The potential applications of blockchain are fascinating, and Melanie Swan’s book provides an excellent view of these. The part that I found particularly interesting is ‘buried’ on page 26 – the blockchain as a path to artificial intelligence. This happens through the increasing advancement of smart contracts on automation, autonomy and complexity parameters through an emergent form of AI that develops. Either by the introduction of non AI, non blockchain rule- based systems or by the implementation of programmatic ideas from AI research fields.

It led me to think of the development of AI in a Conway’s Game of Life manner – a zero player game that starts with an initial state and evolves based on the rules, and interactions with other entities within the system. In the recent past, I have come across several phenomena that are interesting especially when seen in this frame.

Facebook’s researchers taught bots how to negotiate using examples of actual human negotiations. What is even more interesting is that somewhere in between, the bots developed their own language for negotiation! Not really the global threat it was made out to be, but they managed to fool humans – people didn’t know they were interacting with a bot. It doesn’t require a huge leap to go from the ability to negotiate to the ability to manipulate. Voila! In an era when fake news thrives, it is not surprising that bots/AI are able to influence human behaviour. If I were an optimist, I’d say this isn’t so bad. A great example would be Woebot, which actually helps people manage mental health.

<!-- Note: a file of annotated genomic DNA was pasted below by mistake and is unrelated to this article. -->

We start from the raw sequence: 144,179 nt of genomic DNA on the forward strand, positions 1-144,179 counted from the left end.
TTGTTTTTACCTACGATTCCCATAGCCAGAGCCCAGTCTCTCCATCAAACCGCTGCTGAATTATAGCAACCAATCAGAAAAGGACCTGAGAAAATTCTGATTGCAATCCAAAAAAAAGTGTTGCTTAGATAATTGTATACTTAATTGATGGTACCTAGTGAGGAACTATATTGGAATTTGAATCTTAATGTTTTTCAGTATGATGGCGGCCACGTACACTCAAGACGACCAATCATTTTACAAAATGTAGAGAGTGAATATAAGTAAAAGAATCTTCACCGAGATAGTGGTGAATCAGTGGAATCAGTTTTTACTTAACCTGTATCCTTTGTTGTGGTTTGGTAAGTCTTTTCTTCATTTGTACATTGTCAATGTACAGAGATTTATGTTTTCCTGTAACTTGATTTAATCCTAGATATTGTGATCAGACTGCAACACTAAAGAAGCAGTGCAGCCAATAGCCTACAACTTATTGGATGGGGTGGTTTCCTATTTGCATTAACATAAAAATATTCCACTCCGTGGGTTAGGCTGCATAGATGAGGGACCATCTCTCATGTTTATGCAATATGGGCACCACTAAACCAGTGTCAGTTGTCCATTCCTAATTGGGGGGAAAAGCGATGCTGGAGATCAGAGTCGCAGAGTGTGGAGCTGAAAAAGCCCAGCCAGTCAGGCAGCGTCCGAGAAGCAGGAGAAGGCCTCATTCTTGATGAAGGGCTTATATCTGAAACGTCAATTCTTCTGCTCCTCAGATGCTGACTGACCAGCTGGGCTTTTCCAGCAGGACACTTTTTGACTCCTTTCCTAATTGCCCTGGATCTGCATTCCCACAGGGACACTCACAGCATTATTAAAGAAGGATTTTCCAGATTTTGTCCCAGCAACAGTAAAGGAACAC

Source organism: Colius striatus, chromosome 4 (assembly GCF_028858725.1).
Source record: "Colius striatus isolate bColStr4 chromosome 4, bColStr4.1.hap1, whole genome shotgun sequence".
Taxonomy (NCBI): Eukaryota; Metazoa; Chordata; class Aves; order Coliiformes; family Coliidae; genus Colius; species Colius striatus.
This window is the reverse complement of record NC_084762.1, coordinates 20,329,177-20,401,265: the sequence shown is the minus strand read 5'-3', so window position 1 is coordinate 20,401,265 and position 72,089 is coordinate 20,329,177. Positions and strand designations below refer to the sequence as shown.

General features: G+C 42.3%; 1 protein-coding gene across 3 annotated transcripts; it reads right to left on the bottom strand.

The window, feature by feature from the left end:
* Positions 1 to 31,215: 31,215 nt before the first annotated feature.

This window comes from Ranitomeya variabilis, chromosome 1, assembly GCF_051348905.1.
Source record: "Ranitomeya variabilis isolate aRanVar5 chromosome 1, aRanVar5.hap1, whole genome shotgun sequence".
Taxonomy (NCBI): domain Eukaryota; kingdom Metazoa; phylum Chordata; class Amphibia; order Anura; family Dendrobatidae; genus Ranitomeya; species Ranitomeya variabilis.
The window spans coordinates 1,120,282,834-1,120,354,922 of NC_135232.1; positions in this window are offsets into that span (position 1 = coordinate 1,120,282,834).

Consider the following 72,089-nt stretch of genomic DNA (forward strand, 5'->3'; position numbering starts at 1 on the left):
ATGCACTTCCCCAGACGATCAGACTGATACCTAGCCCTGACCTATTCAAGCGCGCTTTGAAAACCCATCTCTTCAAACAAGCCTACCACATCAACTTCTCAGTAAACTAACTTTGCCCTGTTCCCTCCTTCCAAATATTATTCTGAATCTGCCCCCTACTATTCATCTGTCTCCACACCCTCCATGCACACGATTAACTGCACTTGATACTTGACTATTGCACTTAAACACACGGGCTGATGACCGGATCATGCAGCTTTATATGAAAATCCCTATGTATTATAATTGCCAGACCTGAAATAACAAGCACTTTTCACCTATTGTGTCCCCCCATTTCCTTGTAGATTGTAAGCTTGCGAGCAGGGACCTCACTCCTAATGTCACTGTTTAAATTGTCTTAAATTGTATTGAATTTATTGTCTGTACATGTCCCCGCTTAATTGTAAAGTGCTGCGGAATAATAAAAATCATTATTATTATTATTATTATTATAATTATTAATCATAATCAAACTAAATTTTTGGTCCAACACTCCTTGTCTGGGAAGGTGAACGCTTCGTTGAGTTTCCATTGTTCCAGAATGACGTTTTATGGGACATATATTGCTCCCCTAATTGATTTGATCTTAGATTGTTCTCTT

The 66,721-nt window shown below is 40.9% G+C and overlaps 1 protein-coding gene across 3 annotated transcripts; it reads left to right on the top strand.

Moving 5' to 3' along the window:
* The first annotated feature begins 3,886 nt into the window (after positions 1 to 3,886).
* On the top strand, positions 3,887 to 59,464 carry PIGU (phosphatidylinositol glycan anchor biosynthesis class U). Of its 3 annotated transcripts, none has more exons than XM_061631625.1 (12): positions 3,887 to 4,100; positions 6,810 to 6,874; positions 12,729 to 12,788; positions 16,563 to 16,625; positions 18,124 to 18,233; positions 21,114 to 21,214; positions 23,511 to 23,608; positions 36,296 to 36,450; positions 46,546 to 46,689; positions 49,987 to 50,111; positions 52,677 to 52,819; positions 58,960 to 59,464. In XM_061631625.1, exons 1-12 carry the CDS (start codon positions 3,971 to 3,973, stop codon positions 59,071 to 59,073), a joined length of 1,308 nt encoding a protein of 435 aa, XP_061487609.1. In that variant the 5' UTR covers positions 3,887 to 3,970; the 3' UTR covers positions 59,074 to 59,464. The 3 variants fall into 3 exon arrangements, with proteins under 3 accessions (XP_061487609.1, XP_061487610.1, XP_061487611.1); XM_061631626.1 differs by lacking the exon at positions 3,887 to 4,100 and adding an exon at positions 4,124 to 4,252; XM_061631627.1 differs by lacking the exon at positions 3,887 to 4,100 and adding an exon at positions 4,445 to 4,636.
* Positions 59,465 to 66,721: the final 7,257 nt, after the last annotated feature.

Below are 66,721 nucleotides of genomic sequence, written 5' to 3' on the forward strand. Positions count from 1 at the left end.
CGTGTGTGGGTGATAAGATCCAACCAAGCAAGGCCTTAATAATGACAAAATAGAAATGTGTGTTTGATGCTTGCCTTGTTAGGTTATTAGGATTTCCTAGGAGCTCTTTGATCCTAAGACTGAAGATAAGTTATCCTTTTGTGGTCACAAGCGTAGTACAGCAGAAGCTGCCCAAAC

AI continues to learn using human interactions – human-human as well as human-bot. If you have had a lot of fun with Quick, Draw!, you have helped too. One could say that one of the last bastions of what makes humans special is art and creativity. Oh, well. Sure, I said, they can create, but can they feel anything from doing all this? Turns out, they can, and we’re helping them get there.

The idea that biology will soon be history doesn’t seem that farfetched anymore!


'The good news, Dave, is that the computer's passed the Turing test. The bad news is that you've failed.'